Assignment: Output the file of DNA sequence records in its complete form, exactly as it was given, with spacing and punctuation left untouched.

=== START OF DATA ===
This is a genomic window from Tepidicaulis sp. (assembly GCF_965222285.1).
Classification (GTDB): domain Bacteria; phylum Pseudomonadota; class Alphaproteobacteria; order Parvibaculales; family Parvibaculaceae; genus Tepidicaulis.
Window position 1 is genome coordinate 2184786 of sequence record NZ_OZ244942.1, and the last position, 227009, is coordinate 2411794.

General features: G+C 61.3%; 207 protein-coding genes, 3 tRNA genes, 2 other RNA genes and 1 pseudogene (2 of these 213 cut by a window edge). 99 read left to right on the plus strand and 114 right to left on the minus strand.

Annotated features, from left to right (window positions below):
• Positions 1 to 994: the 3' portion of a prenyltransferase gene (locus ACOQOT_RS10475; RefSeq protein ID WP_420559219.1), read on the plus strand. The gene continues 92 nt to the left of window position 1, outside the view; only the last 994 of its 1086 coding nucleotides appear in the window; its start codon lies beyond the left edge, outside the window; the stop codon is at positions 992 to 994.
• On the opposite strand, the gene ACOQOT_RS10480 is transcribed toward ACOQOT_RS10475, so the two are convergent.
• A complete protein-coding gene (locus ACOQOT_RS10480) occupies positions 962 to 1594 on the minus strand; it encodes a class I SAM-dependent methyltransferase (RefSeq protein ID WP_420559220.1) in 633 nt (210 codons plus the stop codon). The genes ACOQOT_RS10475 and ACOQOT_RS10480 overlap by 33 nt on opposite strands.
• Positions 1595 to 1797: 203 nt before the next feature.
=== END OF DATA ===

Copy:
This is a genomic window from Tepidicaulis sp. (assembly GCF_965222285.1).
Classification (GTDB): domain Bacteria; phylum Pseudomonadota; class Alphaproteobacteria; order Parvibaculales; family Parvibaculaceae; genus Tepidicaulis.
Window position 1 is genome coordinate 2184786 of sequence record NZ_OZ244942.1, and the last position, 227009, is coordinate 2411794.

General features: G+C 61.3%; 207 protein-coding genes, 3 tRNA genes, 2 other RNA genes and 1 pseudogene (2 of these 213 cut by a window edge). 99 read left to right on the plus strand and 114 right to left on the minus strand.

Annotated features, from left to right (window positions below):
• Positions 1 to 994: the 3' portion of a prenyltransferase gene (locus ACOQOT_RS10475; RefSeq protein ID WP_420559219.1), read on the plus strand. The gene continues 92 nt to the left of window position 1, outside the view; only the last 994 of its 1086 coding nucleotides appear in the window; its start codon lies beyond the left edge, outside the window; the stop codon is at positions 992 to 994.
• On the opposite strand, the gene ACOQOT_RS10480 is transcribed toward ACOQOT_RS10475, so the two are convergent.
• A complete protein-coding gene (locus ACOQOT_RS10480) occupies positions 962 to 1594 on the minus strand; it encodes a class I SAM-dependent methyltransferase (RefSeq protein ID WP_420559220.1) in 633 nt (210 codons plus the stop codon). The genes ACOQOT_RS10475 and ACOQOT_RS10480 overlap by 33 nt on opposite strands.
• Positions 1595 to 1797: 203 nt before the next feature.